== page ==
A 1970s American television show, called The Six Million Dollar Man, showcased a bionically enhanced protagonist battling villains with his artificially enhanced abilities.
At that time it was pure science fiction. Today, thanks to advances and innovations in biologically inspired engineering, it is becoming a reality.
Today, there are several companies offering exoskeleton suits designed to reduce and prevent workplace injuries.
The suits are designed and promoted as a way to reduce fatigue, increase productivity, and support critical joints in the body, including the lower back, shoulders, and arms.
The manufacturers claim their suits support the musculoskeletal system to relieve strain, and can lead to increased productivity and reduced costs.
They base their claims on reducing the number of days of missed work due to musculoskeletal disorders, such as back pain and strain.
A company called Psyonic is offering a prosthetic hand that provides haptic feedback to the user. It lets them feel what they are doing. This feedback is provided by sensors in the fingertips and allows the user to work with delicate objects.
The founder and CEO of Psyonic expects that in the next ten years, their devices will seamlessly integrate with the human neuromuscular system.
The Utah Bionic Leg is a computerised and motorised prosthetic leg for amputees. It is powered and can help amputees recover the ability to walk normally.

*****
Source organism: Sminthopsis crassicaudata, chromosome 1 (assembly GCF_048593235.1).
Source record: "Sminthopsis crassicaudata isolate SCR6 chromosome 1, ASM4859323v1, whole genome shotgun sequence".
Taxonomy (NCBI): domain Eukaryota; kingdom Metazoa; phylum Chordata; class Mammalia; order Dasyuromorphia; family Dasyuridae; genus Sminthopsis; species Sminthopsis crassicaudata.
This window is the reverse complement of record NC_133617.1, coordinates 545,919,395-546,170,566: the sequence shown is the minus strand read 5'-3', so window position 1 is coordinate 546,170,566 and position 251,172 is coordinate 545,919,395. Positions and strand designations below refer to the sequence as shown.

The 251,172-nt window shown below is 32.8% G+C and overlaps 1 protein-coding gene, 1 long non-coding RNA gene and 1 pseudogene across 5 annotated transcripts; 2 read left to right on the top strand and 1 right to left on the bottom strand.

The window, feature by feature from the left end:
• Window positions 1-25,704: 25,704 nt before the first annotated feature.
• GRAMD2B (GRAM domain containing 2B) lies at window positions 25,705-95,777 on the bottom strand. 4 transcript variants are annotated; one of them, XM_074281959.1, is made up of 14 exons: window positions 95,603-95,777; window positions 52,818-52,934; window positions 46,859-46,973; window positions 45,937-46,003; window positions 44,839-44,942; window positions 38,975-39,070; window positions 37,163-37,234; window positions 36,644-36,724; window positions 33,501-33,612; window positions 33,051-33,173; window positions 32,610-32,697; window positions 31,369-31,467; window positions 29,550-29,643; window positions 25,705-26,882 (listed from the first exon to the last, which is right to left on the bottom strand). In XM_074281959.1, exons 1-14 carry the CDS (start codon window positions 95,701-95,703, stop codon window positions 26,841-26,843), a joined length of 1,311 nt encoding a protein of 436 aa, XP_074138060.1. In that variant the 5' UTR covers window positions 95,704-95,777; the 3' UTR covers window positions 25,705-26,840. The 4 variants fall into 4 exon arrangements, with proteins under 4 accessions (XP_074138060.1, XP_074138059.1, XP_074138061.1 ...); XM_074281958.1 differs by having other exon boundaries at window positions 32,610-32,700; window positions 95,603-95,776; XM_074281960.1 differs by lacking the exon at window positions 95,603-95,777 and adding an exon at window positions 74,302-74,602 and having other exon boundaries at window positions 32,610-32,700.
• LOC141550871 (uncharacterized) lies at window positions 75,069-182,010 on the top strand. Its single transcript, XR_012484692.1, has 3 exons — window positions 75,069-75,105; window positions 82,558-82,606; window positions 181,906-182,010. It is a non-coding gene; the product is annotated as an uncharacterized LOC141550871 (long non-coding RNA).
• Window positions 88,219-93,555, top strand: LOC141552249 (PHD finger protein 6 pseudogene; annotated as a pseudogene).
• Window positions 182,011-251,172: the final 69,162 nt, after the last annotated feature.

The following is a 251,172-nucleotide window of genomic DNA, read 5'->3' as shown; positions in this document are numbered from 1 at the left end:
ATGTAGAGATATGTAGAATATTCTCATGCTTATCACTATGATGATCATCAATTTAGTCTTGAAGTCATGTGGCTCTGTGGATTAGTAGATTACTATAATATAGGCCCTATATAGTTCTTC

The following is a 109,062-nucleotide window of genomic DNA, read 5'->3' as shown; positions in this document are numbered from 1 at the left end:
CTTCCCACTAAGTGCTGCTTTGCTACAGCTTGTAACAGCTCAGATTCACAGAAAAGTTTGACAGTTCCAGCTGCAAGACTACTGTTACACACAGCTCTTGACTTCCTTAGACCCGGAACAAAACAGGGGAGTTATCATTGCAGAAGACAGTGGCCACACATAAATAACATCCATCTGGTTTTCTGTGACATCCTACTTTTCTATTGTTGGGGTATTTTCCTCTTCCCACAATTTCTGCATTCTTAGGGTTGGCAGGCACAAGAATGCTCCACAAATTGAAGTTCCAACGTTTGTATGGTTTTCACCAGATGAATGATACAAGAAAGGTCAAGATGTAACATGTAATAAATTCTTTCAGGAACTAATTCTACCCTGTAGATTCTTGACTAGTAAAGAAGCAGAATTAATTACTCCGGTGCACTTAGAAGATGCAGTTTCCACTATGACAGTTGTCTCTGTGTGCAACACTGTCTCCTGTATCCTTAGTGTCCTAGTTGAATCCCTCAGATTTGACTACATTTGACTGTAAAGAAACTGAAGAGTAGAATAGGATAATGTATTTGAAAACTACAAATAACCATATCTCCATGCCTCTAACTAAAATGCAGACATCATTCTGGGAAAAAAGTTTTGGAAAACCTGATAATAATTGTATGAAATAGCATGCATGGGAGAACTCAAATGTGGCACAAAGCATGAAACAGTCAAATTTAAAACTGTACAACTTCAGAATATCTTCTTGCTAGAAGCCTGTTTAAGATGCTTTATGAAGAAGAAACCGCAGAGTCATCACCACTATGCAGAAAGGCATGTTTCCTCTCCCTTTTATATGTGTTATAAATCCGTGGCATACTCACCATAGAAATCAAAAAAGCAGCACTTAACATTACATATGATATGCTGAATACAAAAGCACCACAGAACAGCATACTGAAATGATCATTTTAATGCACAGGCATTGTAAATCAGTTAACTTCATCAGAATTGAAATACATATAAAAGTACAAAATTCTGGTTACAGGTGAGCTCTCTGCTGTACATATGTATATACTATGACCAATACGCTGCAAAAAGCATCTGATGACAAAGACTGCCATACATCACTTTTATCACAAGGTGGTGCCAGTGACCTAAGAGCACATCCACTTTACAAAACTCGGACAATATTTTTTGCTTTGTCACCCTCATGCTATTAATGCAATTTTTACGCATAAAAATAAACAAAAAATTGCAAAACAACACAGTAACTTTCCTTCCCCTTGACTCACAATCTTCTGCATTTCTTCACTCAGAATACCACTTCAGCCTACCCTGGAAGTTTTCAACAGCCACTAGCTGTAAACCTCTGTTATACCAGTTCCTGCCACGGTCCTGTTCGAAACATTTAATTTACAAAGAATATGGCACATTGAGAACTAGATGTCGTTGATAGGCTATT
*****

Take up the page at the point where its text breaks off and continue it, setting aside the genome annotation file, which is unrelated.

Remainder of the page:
The leg uses custom-designed sensors and other high-tech tech to help determine the leg’s position. Combined with new controller technology this enables the prosthesis to closely replicate what a biological leg would do in similar situations.
It allows the user to walk, stand-up, sit-down and climb and descend stairs and ramps.
The leg incorporates a robotic knee and ankle joint as well as a robotic toe joint to provide more stability and comfort while walking.
These bionically enhanced prosthetics are also capable of tracking and gathering data for collection by artificial intelligence systems to further analyse and improve prosthetic performance.
Existing Limb Enhancement
For many non-amputees, rheumatoid arthritis and osteoarthritis make their hands and knees almost non-functional. As of 2020, it was estimated that over 17.6 million people suffered from RA on a worldwide basis.
A company called Bionicare provides a non-invasive, non-drug treatment option for osteoarthritis of the knee and rheumatoid arthritis of the hand.
Their systems provide an electrical signal that stimulates the joint tissue to reduce the pain and symptoms of arthritis. They also help to maintain the health of the knee joint and improve the function of the hand.
They operate on the theory that a diminished electrical to the joint contributes to its deterioration, and onset of disease.
Of course, before you run out to get a bionically powered body part, do your research. Speak to your physician and check with the Department of Health for updates and regulations regarding this new technology.
These new devices are meeting the challenges posed by previous non-bionic prosthetics of discomfort, heaviness, and problems with functionality.
Over time there will be even more advances that allow artificial bionic body parts to function and resemble natural body parts.